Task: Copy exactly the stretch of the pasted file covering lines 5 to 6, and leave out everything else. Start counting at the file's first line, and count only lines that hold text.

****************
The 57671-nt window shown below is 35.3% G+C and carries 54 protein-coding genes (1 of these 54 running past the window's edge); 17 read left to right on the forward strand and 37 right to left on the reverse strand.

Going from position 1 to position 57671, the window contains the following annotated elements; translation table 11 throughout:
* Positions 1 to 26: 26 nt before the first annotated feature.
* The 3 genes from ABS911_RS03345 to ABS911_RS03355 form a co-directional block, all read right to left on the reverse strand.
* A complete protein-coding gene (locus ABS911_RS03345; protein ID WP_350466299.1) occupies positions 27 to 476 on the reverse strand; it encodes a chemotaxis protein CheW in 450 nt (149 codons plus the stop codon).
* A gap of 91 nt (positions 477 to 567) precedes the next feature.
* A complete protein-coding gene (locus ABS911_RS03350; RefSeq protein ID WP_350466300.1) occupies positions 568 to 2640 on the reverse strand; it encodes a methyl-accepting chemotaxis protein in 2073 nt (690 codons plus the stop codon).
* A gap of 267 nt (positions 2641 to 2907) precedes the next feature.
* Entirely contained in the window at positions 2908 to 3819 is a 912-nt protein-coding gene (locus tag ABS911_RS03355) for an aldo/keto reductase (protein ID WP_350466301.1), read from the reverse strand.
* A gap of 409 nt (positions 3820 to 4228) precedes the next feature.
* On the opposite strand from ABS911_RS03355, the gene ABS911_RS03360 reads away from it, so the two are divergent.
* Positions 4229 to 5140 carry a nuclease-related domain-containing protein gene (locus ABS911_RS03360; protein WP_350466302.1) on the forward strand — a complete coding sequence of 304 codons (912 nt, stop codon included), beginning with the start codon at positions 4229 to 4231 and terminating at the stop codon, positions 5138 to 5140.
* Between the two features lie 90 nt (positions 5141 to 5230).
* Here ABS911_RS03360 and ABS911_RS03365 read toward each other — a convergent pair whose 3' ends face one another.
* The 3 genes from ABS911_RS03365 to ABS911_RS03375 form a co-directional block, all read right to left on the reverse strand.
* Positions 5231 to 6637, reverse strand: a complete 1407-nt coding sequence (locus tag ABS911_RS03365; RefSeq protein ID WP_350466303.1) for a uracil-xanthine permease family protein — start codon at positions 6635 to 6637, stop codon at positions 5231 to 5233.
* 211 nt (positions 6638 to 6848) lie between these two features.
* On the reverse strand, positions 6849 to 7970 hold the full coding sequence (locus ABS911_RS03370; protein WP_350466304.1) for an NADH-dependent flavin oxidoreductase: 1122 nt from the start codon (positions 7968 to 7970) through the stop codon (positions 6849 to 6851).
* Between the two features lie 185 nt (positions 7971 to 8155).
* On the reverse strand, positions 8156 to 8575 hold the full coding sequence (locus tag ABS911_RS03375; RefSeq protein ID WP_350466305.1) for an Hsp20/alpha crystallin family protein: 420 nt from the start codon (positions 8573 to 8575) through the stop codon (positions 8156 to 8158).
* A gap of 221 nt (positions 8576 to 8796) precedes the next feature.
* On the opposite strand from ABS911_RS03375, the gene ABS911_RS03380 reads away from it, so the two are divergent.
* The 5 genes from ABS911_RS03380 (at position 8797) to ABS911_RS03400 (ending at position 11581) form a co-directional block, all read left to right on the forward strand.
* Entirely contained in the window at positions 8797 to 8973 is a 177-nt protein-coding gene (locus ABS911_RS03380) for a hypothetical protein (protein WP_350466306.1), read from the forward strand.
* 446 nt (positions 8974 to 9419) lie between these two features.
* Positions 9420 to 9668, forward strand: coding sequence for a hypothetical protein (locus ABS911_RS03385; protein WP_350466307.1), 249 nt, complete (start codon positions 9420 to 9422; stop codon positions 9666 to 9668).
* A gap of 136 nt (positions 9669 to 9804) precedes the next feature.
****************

* A complete protein-coding gene (locus ABS911_RS03345; protein ID WP_350466299.1) occupies positions 27 to 476 on the reverse strand; it encodes a chemotaxis protein CheW in 450 nt (149 codons plus the stop codon).
* A gap of 91 nt (positions 477 to 567) precedes the next feature.